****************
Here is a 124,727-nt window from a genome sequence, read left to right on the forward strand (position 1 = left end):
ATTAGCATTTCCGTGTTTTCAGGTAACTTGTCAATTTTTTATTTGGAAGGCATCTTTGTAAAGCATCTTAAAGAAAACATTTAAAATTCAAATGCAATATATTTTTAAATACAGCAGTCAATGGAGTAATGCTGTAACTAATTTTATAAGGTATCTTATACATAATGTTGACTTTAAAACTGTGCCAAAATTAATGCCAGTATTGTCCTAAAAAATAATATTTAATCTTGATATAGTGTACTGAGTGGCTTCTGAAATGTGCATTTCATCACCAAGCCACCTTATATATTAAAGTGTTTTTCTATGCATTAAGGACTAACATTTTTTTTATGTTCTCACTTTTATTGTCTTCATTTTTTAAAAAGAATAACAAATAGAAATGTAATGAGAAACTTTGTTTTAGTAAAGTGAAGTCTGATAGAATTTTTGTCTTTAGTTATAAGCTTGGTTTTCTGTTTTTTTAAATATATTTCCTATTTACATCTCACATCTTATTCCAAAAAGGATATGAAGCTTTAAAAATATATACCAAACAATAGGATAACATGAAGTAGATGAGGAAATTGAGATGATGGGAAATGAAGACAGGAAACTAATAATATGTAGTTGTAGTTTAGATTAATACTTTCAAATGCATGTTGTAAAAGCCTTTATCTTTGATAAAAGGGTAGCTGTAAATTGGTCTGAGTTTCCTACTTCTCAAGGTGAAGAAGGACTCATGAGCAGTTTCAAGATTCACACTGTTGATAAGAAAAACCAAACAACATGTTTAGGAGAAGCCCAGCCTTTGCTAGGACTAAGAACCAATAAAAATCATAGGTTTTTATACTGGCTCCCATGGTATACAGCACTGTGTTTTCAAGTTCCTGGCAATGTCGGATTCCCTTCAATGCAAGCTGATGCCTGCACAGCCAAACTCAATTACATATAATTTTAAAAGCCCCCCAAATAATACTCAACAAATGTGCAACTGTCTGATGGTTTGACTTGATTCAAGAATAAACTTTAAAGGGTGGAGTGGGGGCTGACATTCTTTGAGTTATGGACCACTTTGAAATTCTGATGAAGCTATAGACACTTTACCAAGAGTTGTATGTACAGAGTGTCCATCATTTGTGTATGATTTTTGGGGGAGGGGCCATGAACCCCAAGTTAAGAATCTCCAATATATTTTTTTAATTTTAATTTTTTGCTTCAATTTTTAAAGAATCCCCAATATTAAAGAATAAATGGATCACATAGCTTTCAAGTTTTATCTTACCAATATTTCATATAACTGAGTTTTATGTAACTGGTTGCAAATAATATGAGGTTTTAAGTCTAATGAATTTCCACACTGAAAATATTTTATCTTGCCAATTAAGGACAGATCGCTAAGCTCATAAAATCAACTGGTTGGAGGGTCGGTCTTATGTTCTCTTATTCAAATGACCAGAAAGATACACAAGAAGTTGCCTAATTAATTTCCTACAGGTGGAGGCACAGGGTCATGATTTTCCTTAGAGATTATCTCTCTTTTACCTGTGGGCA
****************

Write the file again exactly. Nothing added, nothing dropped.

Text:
Here is a 124,727-nt window from a genome sequence, read left to right on the forward strand (position 1 = left end):
ATTAGCATTTCCGTGTTTTCAGGTAACTTGTCAATTTTTTATTTGGAAGGCATCTTTGTAAAGCATCTTAAAGAAAACATTTAAAATTCAAATGCAATATATTTTTAAATACAGCAGTCAATGGAGTAATGCTGTAACTAATTTTATAAGGTATCTTATACATAATGTTGACTTTAAAACTGTGCCAAAATTAATGCCAGTATTGTCCTAAAAAATAATATTTAATCTTGATATAGTGTACTGAGTGGCTTCTGAAATGTGCATTTCATCACCAAGCCACCTTATATATTAAAGTGTTTTTCTATGCATTAAGGACTAACATTTTTTTTATGTTCTCACTTTTATTGTCTTCATTTTTTAAAAAGAATAACAAATAGAAATGTAATGAGAAACTTTGTTTTAGTAAAGTGAAGTCTGATAGAATTTTTGTCTTTAGTTATAAGCTTGGTTTTCTGTTTTTTTAAATATATTTCCTATTTACATCTCACATCTTATTCCAAAAAGGATATGAAGCTTTAAAAATATATACCAAACAATAGGATAACATGAAGTAGATGAGGAAATTGAGATGATGGGAAATGAAGACAGGAAACTAATAATATGTAGTTGTAGTTTAGATTAATACTTTCAAATGCATGTTGTAAAAGCCTTTATCTTTGATAAAAGGGTAGCTGTAAATTGGTCTGAGTTTCCTACTTCTCAAGGTGAAGAAGGACTCATGAGCAGTTTCAAGATTCACACTGTTGATAAGAAAAACCAAACAACATGTTTAGGAGAAGCCCAGCCTTTGCTAGGACTAAGAACCAATAAAAATCATAGGTTTTTATACTGGCTCCCATGGTATACAGCACTGTGTTTTCAAGTTCCTGGCAATGTCGGATTCCCTTCAATGCAAGCTGATGCCTGCACAGCCAAACTCAATTACATATAATTTTAAAAGCCCCCCAAATAATACTCAACAAATGTGCAACTGTCTGATGGTTTGACTTGATTCAAGAATAAACTTTAAAGGGTGGAGTGGGGGCTGACATTCTTTGAGTTATGGACCACTTTGAAATTCTGATGAAGCTATAGACACTTTACCAAGAGTTGTATGTACAGAGTGTCCATCATTTGTGTATGATTTTTGGGGGAGGGGCCATGAACCCCAAGTTAAGAATCTCCAATATATTTTTTTAATTTTAATTTTTTGCTTCAATTTTTAAAGAATCCCCAATATTAAAGAATAAATGGATCACATAGCTTTCAAGTTTTATCTTACCAATATTTCATATAACTGAGTTTTATGTAACTGGTTGCAAATAATATGAGGTTTTAAGTCTAATGAATTTCCACACTGAAAATATTTTATCTTGCCAATTAAGGACAGATCGCTAAGCTCATAAAATCAACTGGTTGGAGGGTCGGTCTTATGTTCTCTTATTCAAATGACCAGAAAGATACACAAGAAGTTGCCTAATTAATTTCCTACAGGTGGAGGCACAGGGTCATGATTTTCCTTAGAGATTATCTCTCTTTTACCTGTGGGCA